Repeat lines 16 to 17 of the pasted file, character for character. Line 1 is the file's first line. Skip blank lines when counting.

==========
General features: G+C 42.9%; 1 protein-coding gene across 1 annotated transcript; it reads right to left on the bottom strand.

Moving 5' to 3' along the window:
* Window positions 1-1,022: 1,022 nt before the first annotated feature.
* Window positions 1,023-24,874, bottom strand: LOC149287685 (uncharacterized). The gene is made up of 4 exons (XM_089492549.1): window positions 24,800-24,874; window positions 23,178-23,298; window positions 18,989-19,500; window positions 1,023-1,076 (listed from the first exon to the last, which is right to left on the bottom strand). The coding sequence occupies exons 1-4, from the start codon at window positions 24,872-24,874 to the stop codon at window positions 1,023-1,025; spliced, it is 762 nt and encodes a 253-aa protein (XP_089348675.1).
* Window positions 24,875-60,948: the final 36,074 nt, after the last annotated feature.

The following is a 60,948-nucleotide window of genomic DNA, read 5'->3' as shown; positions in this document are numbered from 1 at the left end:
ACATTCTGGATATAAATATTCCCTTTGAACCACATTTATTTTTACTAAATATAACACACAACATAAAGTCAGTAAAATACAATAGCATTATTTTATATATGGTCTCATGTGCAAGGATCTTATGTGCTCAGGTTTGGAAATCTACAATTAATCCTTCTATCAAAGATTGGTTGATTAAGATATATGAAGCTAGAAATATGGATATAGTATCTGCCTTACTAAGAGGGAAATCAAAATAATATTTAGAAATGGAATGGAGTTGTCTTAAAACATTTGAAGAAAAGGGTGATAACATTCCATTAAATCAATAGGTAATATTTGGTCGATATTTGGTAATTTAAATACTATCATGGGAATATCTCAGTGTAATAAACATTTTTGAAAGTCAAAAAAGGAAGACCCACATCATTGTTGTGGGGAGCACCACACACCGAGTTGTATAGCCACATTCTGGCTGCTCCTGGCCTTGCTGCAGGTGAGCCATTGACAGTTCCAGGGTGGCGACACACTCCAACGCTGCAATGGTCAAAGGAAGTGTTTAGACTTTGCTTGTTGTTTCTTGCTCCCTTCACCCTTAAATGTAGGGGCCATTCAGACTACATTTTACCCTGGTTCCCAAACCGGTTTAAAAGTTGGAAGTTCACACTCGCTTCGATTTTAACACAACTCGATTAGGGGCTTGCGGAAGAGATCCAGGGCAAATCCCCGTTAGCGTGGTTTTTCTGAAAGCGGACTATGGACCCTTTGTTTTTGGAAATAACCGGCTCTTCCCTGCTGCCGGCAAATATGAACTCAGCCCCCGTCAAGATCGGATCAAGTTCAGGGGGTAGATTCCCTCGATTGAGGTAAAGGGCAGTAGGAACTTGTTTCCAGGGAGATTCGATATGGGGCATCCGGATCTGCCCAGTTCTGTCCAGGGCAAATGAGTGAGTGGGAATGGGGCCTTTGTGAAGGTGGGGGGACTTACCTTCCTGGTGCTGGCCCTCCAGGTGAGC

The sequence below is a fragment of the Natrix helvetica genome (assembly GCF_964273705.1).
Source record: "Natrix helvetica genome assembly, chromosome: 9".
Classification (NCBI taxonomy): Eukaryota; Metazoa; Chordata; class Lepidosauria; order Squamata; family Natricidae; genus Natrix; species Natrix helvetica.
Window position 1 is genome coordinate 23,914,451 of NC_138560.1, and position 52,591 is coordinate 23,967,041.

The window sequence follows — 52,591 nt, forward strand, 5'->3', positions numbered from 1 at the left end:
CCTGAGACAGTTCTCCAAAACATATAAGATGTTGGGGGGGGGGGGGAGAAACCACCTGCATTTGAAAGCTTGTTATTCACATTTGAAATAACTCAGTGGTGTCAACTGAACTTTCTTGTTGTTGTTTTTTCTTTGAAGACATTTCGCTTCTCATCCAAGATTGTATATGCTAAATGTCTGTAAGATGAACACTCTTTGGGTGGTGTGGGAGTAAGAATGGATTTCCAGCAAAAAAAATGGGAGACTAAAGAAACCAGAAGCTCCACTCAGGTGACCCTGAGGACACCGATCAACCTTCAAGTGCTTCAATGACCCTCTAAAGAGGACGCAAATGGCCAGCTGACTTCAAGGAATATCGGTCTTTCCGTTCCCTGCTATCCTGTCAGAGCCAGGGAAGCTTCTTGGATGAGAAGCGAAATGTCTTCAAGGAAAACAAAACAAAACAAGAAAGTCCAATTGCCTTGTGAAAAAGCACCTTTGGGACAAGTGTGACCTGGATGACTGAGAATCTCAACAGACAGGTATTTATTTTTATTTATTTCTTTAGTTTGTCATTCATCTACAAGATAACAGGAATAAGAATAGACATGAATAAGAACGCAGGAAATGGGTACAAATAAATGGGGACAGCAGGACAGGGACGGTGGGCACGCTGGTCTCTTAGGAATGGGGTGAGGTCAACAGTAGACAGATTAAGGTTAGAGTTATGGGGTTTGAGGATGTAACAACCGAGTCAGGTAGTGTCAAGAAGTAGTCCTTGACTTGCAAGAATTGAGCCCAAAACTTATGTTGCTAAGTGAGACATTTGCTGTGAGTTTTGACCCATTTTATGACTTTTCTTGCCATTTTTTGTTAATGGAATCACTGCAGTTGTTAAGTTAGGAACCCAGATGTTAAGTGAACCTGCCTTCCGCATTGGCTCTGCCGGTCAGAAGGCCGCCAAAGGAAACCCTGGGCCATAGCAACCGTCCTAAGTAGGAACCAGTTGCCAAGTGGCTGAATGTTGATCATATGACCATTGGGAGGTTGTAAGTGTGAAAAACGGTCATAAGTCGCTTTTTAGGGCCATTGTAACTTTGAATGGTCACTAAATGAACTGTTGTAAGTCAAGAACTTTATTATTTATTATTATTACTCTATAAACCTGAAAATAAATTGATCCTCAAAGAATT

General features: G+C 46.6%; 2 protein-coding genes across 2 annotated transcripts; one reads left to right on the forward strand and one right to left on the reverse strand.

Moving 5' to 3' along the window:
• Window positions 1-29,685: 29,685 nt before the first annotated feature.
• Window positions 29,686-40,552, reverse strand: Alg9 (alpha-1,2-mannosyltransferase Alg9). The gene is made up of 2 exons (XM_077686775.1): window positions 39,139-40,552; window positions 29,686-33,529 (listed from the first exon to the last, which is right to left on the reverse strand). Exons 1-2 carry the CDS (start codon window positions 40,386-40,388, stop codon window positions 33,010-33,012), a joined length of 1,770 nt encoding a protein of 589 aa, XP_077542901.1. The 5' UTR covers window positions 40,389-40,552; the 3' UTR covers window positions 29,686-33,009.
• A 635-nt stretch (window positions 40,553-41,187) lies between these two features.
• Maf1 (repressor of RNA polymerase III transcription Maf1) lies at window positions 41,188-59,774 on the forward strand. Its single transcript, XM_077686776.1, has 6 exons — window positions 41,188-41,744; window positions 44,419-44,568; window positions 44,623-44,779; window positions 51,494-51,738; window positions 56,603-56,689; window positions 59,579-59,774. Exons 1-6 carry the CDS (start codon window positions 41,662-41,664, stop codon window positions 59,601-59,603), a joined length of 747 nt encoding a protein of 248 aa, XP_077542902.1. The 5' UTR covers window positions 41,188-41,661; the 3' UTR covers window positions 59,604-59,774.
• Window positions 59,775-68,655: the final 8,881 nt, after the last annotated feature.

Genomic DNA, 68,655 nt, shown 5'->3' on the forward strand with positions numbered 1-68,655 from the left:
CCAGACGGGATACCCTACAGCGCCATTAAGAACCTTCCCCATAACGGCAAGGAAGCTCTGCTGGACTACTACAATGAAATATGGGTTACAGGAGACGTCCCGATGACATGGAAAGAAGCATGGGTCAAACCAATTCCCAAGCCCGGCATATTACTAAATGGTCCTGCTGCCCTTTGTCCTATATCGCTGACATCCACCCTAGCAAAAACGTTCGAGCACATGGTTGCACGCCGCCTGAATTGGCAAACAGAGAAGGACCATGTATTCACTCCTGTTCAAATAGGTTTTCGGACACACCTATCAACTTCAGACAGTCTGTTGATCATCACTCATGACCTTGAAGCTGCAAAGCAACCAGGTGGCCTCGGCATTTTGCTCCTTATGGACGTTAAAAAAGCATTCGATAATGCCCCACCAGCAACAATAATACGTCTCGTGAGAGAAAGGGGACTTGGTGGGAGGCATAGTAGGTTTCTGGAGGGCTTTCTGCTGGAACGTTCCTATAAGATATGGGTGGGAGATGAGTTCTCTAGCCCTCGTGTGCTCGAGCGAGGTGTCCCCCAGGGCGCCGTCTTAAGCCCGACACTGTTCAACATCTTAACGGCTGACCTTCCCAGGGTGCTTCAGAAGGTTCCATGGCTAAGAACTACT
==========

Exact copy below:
• Window positions 1-29,685: 29,685 nt before the first annotated feature.
• Window positions 29,686-40,552, reverse strand: Alg9 (alpha-1,2-mannosyltransferase Alg9). The gene is made up of 2 exons (XM_077686775.1): window positions 39,139-40,552; window positions 29,686-33,529 (listed from the first exon to the last, which is right to left on the reverse strand). Exons 1-2 carry the CDS (start codon window positions 40,386-40,388, stop codon window positions 33,010-33,012), a joined length of 1,770 nt encoding a protein of 589 aa, XP_077542901.1. The 5' UTR covers window positions 40,389-40,552; the 3' UTR covers window positions 29,686-33,009.